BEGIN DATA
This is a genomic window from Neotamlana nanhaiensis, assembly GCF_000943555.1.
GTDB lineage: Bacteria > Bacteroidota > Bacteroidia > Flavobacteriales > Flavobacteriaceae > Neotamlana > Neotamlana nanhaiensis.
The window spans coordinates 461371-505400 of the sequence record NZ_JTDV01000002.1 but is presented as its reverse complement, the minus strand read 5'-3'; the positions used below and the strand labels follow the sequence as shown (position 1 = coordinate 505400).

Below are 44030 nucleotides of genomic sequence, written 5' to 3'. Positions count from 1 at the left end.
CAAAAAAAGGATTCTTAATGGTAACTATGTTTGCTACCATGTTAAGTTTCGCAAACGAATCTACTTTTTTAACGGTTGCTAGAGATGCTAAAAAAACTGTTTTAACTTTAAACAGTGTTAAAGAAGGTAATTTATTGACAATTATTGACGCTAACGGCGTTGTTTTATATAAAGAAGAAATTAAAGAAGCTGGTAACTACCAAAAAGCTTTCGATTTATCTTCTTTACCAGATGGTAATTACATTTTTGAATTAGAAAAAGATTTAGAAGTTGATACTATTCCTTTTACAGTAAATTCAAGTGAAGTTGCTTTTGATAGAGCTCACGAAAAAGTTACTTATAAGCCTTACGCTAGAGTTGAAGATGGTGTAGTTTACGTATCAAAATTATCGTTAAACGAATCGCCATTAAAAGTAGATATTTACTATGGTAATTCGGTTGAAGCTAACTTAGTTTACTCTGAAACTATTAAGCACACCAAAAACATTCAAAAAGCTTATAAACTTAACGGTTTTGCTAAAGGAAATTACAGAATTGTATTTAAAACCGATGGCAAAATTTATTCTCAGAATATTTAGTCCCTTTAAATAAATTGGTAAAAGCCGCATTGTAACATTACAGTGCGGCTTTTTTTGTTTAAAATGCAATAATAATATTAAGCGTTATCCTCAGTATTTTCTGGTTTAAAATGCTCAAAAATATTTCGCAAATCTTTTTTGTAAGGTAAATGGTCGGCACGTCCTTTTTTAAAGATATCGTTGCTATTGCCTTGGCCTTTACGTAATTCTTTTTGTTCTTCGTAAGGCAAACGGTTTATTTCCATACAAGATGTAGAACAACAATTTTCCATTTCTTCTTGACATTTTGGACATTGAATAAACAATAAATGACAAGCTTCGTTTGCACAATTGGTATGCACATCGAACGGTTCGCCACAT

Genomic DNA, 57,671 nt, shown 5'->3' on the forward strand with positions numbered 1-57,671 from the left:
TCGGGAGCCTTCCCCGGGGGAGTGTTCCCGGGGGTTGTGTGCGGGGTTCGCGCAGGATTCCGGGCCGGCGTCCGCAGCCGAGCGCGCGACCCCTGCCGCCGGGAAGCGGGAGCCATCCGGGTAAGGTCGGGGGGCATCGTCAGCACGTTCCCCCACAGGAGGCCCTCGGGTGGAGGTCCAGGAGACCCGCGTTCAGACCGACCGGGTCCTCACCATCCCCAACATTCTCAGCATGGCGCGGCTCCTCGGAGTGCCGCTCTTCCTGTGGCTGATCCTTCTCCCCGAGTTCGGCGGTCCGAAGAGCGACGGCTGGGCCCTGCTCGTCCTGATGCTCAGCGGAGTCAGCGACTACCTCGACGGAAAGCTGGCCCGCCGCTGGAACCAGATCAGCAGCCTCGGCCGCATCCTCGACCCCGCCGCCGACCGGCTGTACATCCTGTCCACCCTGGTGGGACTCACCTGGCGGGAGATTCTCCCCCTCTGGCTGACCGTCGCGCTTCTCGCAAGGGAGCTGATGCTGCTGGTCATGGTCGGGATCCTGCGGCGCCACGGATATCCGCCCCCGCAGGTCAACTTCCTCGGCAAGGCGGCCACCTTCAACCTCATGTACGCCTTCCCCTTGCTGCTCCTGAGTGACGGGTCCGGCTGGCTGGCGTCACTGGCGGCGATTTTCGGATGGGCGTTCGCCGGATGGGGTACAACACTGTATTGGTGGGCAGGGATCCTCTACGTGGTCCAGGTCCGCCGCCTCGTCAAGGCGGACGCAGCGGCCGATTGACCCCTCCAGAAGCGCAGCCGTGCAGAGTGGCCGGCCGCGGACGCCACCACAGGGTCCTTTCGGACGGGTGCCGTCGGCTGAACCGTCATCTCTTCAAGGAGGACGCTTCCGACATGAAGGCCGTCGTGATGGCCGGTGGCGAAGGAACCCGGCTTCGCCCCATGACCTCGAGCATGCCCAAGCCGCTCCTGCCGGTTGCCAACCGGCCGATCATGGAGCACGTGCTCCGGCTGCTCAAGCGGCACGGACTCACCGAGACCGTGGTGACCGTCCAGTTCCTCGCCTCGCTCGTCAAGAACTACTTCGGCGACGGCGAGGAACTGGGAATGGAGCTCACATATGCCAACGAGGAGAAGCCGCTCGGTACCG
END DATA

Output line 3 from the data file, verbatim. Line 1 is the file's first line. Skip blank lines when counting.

The window spans coordinates 461371-505400 of the sequence record NZ_JTDV01000002.1 but is presented as its reverse complement, the minus strand read 5'-3'; the positions used below and the strand labels follow the sequence as shown (position 1 = coordinate 505400).